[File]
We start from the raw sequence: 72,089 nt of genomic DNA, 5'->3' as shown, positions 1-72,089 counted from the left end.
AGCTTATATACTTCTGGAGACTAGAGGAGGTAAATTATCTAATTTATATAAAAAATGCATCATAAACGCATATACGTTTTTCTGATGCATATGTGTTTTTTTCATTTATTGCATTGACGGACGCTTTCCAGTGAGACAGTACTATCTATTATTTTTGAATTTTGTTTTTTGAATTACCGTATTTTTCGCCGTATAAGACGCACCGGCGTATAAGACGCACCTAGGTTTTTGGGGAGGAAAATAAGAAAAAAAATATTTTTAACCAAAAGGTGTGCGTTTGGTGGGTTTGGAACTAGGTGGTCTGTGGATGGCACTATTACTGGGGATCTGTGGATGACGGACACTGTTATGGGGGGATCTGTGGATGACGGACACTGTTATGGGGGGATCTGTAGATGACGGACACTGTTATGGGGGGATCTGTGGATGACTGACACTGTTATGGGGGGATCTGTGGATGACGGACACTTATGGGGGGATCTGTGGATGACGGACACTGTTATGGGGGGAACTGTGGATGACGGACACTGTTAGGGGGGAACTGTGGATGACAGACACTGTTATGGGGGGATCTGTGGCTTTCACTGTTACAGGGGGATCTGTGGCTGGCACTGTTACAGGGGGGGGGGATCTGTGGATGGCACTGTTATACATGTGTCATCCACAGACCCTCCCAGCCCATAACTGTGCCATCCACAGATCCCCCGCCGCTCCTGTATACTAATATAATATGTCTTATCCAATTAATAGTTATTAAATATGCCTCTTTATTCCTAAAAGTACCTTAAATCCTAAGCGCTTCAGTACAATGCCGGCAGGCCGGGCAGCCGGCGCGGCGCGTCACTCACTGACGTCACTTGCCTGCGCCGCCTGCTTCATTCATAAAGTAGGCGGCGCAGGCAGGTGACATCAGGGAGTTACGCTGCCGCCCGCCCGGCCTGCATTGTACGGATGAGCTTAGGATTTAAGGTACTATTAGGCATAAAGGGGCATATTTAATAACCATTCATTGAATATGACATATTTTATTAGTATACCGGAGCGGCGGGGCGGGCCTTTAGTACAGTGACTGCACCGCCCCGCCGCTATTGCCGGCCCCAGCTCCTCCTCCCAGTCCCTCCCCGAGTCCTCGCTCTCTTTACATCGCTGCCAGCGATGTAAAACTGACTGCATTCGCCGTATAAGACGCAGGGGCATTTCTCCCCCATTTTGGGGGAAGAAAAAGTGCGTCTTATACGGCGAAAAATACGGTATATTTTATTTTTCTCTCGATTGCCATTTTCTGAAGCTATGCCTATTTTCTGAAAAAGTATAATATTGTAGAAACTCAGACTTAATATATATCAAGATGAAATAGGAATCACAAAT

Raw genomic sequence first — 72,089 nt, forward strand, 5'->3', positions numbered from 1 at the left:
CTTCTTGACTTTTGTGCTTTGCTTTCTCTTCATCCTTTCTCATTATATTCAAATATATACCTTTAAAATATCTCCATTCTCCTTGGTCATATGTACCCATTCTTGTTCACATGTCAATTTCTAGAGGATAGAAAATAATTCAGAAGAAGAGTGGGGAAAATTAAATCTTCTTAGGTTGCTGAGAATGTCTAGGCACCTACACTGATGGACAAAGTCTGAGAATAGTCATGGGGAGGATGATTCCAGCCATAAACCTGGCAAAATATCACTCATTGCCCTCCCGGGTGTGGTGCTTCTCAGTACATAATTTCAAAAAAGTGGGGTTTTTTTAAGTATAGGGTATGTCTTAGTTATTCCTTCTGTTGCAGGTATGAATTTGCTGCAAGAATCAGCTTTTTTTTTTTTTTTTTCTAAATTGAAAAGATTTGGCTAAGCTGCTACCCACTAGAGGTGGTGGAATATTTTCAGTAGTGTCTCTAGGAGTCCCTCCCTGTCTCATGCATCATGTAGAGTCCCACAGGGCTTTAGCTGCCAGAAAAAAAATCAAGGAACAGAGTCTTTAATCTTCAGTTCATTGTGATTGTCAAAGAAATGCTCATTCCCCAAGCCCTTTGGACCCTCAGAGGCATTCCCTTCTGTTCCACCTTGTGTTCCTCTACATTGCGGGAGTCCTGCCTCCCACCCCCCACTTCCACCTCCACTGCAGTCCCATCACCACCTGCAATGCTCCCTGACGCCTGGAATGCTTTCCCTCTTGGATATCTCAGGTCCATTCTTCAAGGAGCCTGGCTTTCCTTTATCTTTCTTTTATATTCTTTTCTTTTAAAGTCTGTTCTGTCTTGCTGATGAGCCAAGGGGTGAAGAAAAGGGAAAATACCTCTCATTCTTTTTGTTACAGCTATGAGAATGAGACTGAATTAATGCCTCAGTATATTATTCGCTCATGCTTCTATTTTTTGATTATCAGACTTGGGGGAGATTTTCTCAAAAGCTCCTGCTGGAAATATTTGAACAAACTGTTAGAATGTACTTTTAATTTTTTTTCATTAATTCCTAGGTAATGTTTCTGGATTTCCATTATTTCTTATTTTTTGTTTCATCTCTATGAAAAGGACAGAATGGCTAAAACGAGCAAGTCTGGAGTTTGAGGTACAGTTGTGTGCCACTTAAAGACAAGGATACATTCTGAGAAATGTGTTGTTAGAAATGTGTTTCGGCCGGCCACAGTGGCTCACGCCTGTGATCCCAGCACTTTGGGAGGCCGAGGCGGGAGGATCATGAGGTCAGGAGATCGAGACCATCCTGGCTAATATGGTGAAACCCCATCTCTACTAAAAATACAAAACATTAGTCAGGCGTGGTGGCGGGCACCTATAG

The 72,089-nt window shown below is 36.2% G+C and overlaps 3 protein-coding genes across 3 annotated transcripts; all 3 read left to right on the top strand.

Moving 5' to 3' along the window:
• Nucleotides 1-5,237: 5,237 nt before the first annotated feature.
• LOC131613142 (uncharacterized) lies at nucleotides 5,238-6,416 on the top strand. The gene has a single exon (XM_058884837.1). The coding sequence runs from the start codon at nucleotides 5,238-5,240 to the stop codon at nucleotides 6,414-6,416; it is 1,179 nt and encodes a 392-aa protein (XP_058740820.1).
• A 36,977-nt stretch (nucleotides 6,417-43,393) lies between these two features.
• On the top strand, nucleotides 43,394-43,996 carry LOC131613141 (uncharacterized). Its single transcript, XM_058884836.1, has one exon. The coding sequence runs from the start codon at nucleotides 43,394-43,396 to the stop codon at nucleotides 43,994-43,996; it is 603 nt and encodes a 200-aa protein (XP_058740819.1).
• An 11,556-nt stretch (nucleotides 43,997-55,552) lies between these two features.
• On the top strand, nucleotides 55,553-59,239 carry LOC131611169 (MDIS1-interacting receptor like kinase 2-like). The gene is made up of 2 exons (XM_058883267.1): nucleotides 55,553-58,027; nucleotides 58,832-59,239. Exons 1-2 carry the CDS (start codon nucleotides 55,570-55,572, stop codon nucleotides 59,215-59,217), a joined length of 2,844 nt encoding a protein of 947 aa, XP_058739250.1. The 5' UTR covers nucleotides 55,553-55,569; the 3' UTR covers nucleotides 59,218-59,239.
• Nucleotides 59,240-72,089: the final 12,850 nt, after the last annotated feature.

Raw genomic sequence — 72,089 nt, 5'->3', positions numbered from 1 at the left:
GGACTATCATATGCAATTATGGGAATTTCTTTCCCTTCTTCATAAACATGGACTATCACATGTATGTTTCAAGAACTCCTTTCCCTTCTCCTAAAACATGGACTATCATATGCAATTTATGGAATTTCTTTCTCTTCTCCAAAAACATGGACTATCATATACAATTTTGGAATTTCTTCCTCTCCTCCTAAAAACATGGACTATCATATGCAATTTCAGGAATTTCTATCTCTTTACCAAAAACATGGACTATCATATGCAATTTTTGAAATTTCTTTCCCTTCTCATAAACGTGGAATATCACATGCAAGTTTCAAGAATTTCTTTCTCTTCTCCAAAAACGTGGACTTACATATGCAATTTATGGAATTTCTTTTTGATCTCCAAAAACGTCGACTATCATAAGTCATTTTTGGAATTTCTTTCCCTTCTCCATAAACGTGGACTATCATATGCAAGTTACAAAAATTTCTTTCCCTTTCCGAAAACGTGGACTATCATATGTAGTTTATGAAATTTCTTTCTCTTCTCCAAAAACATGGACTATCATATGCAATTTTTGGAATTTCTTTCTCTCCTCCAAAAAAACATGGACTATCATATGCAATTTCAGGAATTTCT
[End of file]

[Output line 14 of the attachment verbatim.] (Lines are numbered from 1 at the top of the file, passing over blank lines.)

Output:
Raw genomic sequence — 72,089 nt, 5'->3', positions numbered from 1 at the left: